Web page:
I am amazed at the disdain seen in these comments from people who admit they haven’t even seen the movie.  Go see it, if you still think it sucks then by God I will support your right to your own opinion but dismissing a movie based on reviews you may have read or the little you saw in a preview seems incredibly shortsighted.  It’s as if you don’t want your decisions and judgments to be informed ones.  You prefer to jump to conclusions and then (metaphorically speaking) stick your fingers in your ears and say “I can’t hear you, I can’t hear you, na na na na na”?  Its like walking past an art gallery without going in but saying “the art inside sucks and they should have used more colors too”.  Why? Because you heard someone down the street say so?  Go inside, the art very well MAY suck but at least you will have judged it for yourself.

    And if you think this movie is about George W. Bush, think again, Cameron wrote this story in 1995.  Dig around on the internet for the 114 page “scriptment”, its quite good.  Imperialism is not a new thing, George W. didn’t invent it, neither did his dad.  More powerful tribes have been running over weaker tribes since the dawn of man.  This is just another example. 

    I don’t always need shades of grey in my sci fi.  Take Star Wars, I LOVE Star Wars but for cripes sake, the bad guy wears a cape and black mask.  Go WAY back, classic mythology rarely dealt with shades of grey but were instead tales of a great hero winning against all odds, beating every creature, spawned from Hell, placed in his way.  Now, that said, I certainly enjoy smaller, more nuanced tales, tales with said shades of grey….but not at the exclusion of all other types of stories, such as the story told in Avatar.  Its a big freaking world, there can be different types of science fiction.  

    Don’t be a snob or a Debbie Downer.  Go see the movie with an open mind.  It’s a travelog like no other.  If you want to hate it, at least be an informed hater.

  46. Nope.  This year I’ve realised that I have zero tolerance for action movies.  They bore the pants off of me.  Also 3D gives me a headache.  I have no desire to see this film at the cinema.

  47. John C. Wright // December 23, 2009 at 9:39 pm //

    I will not go see it. Not all SF fans are liberals.

  48. Never mind John, you can just re-watch Tag der Freiheit and imagine that it’s filled with giant blue aliens.

  49. Never mind John, you can just re-watch Tag der Freiheit and imagine that it’s filled with giant blue aliens. – Jonathan M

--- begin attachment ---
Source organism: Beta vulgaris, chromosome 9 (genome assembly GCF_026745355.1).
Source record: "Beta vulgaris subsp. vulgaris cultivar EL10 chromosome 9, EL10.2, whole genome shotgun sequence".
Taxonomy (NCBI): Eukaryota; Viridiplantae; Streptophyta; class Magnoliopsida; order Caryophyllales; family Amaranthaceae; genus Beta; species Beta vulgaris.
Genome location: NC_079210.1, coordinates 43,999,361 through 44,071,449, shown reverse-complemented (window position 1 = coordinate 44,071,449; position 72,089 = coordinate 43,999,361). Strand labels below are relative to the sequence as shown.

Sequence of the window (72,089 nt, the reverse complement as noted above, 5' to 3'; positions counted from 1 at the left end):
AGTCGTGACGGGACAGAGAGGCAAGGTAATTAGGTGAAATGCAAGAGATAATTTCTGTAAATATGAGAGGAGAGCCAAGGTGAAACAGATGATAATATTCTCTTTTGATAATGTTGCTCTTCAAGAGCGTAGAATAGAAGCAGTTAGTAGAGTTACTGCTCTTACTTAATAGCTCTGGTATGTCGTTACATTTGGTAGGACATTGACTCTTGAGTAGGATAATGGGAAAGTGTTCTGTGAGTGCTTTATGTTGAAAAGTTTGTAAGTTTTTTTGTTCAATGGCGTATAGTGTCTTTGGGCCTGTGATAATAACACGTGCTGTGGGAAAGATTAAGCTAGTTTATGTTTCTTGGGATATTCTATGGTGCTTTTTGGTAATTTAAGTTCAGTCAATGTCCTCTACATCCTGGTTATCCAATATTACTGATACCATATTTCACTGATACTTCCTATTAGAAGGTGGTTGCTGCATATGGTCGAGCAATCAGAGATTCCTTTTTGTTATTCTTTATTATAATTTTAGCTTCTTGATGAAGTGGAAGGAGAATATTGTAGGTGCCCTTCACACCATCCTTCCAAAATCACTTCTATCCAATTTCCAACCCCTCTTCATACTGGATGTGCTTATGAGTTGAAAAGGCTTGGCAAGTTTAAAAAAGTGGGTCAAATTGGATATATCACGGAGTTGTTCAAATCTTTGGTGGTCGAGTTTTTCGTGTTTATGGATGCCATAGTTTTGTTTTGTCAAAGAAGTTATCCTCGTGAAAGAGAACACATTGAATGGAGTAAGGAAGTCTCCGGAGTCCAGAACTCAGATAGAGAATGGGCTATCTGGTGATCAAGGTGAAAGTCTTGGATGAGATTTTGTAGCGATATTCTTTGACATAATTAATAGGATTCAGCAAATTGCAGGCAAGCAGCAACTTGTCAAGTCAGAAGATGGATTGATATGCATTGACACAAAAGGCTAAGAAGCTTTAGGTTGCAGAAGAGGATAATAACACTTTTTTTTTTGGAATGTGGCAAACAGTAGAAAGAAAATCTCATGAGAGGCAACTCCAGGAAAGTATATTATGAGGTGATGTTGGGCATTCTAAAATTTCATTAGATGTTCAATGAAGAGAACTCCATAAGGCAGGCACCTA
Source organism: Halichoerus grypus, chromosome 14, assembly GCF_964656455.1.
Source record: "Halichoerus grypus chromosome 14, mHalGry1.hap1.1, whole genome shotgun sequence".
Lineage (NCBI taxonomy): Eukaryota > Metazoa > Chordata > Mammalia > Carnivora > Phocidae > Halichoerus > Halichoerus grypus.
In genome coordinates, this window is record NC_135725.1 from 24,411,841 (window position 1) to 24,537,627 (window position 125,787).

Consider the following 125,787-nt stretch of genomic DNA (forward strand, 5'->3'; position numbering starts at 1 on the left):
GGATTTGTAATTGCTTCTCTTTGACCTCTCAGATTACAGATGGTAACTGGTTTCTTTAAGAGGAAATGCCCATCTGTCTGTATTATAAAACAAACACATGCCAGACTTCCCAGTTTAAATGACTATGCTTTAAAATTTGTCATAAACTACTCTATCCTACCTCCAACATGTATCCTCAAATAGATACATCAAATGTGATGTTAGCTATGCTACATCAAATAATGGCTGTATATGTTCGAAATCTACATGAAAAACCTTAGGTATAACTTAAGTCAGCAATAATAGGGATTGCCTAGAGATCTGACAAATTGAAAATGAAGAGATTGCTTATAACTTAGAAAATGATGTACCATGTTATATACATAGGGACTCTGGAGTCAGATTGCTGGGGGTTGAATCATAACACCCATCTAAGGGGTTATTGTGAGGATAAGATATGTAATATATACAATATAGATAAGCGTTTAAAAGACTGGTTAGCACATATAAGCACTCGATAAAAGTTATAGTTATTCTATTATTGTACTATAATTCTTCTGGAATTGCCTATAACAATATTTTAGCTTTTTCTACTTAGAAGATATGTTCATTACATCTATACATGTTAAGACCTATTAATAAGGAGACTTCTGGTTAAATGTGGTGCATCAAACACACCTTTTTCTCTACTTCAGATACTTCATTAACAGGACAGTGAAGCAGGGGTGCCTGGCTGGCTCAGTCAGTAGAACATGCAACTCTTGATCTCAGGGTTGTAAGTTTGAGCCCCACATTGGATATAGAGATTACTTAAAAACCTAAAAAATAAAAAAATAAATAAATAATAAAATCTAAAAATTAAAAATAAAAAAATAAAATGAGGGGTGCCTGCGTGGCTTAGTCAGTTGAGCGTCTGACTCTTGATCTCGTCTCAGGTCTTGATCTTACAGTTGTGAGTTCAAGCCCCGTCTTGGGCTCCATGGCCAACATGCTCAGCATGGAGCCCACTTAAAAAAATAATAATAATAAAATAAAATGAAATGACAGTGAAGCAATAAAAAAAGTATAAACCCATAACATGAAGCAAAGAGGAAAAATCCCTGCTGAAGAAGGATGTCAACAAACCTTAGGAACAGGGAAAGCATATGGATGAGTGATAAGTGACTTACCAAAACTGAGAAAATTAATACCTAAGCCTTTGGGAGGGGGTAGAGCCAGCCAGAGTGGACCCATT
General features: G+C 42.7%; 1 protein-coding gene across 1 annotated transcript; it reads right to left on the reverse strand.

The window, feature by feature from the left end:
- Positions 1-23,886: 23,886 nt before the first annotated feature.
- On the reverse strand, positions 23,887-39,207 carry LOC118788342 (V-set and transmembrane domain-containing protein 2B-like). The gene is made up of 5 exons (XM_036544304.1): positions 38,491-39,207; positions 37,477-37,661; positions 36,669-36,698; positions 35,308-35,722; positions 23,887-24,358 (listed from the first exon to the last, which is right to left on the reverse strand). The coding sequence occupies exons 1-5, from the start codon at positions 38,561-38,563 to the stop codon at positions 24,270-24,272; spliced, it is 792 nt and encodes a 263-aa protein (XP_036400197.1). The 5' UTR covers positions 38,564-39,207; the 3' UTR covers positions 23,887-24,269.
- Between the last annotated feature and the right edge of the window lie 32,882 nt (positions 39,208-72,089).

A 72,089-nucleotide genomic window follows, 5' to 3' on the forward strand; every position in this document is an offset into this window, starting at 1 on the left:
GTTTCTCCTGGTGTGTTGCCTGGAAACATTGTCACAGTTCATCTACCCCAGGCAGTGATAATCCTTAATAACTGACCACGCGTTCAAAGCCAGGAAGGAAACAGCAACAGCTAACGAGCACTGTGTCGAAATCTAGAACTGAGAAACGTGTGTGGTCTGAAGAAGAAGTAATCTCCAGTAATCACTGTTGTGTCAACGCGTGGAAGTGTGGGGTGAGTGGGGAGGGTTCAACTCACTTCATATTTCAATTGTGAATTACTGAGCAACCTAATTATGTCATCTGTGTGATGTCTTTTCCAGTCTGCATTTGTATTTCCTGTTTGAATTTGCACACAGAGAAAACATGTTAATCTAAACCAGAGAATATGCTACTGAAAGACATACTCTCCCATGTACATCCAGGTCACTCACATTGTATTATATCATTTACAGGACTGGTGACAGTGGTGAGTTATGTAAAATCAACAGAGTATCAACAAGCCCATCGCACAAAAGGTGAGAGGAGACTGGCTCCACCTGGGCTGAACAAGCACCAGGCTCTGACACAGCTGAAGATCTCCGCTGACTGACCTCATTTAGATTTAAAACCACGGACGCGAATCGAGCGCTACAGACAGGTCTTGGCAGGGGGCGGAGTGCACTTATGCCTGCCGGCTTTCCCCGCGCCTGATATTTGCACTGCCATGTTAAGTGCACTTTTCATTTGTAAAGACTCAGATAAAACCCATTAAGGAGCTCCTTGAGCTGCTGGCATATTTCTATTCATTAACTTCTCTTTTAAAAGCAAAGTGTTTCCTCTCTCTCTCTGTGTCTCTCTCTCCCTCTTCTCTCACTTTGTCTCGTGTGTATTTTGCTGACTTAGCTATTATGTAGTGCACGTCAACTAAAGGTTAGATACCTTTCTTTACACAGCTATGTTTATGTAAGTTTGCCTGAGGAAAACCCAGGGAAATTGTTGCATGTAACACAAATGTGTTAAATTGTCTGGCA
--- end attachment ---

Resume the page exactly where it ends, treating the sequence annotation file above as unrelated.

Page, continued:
Snort, what a silly comment to make…

     

     

     

  50. Went and saw it last night. Beside the 3D headache I still have the next morning (granted, a personal issue), the movie completely lived up to my expectations. The effects are mind-boggling. Some major envelope-pushing going on there, no question.

    However, also as expected, the story was sophomoric and, yes, banal. The acting was so-so, but the dialog was truly atrocious in some spots. Predictability – as pointed out in the recent review here on sfsignal – was rampant.

    Now, before anyone jumps all over me about this, consider: This was a sci-fi film with a HUGE budget and BOATLOADS of hype. The same cannot be said of Star Wars (IV). Had Uncle George been given as much money and garnered (and fabricated) as much hype in 1977 for his film, I doubt it would have been as successful a franchise. Critics would have been much harsher with Star Wars, had it come out in a time when big-budget sci-fi (or space fantasy, if you prefer – I do πŸ™‚ and its arsenal of special effects was mainstream, which was definitely not the case in ’77. At the very least, it certainly cannot be said that all of Hollywood was on-board when Star Wars came out, which certainly appeared to be the case with Avatar.

    (And do keep in mind that I am not, at-heart, a huge Star Wars fan.)

    Avatar had been hyped for months and cost a ton of money to make. The end result, IMHO, was a movie with “wow” factor bursting at the seams and a mediocre (at best) story. The latter aspect is, to me, both unfortunate and disappointing.

    But, all that said, it still lived up to my expectations! πŸ™‚